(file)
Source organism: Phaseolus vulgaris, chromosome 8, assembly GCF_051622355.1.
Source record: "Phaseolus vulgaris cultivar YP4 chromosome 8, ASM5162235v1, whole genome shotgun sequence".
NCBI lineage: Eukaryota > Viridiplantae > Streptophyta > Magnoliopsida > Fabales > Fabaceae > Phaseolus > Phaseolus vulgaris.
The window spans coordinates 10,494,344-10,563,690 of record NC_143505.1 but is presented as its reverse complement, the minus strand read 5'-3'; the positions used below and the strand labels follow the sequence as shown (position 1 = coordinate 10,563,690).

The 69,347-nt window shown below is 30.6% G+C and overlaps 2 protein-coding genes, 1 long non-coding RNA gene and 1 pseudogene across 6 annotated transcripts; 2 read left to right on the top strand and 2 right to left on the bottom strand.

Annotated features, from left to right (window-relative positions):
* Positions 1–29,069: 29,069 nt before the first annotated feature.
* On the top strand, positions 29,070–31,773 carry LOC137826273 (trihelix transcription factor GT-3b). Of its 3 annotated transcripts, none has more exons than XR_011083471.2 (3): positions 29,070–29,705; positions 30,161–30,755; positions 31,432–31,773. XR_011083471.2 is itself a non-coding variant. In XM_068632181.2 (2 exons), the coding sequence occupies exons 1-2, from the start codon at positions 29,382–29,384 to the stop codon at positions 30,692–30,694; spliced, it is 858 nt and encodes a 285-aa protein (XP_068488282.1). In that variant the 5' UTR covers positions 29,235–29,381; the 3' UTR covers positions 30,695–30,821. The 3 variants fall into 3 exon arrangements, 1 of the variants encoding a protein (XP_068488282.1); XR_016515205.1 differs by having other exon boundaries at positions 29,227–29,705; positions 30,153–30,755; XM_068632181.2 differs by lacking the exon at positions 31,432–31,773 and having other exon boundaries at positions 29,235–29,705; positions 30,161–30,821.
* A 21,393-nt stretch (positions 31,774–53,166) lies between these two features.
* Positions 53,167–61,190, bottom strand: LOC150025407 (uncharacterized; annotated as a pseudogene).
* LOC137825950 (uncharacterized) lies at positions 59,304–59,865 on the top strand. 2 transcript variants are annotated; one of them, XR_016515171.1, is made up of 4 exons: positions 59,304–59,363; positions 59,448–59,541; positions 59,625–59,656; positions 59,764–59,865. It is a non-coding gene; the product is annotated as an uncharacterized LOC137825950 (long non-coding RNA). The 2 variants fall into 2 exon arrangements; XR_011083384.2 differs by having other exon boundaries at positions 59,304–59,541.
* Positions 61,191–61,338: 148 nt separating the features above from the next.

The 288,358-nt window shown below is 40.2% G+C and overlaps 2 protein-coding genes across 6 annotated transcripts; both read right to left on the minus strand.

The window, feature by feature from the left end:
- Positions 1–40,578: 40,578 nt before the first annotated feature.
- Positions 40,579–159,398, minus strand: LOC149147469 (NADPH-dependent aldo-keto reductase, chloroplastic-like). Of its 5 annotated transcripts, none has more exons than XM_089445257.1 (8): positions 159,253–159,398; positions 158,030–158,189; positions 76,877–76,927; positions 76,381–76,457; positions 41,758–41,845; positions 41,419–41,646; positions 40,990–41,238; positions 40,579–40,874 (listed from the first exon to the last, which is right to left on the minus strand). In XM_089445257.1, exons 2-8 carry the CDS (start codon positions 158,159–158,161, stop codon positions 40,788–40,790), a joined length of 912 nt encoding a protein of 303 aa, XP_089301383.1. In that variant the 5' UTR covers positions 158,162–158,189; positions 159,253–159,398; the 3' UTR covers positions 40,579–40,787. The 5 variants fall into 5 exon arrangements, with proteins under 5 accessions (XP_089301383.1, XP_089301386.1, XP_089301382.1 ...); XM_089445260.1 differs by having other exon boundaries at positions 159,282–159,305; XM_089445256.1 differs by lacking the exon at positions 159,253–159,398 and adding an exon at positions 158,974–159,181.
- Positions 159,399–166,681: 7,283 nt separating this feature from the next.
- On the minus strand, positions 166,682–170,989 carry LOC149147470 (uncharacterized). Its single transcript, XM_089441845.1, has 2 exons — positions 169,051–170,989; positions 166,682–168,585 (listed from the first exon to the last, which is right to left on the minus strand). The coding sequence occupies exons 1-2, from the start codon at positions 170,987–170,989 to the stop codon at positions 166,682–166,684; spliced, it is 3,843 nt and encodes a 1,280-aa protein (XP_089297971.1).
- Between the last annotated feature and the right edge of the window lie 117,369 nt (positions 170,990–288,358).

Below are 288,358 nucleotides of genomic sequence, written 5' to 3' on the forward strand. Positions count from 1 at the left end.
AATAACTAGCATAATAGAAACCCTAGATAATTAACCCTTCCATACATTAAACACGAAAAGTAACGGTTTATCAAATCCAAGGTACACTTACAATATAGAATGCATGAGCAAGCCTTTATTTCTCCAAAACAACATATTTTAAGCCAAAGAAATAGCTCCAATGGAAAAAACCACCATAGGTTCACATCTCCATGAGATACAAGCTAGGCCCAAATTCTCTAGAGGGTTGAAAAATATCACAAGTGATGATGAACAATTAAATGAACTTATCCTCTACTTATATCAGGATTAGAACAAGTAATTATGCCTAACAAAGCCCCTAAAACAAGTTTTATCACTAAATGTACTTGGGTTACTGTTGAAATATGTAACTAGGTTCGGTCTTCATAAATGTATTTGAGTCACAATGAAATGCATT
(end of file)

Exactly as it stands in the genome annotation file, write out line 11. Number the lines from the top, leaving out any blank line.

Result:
* LOC137825950 (uncharacterized) lies at positions 59,304–59,865 on the top strand. 2 transcript variants are annotated; one of them, XR_016515171.1, is made up of 4 exons: positions 59,304–59,363; positions 59,448–59,541; positions 59,625–59,656; positions 59,764–59,865. It is a non-coding gene; the product is annotated as an uncharacterized LOC137825950 (long non-coding RNA). The 2 variants fall into 2 exon arrangements; XR_011083384.2 differs by having other exon boundaries at positions 59,304–59,541.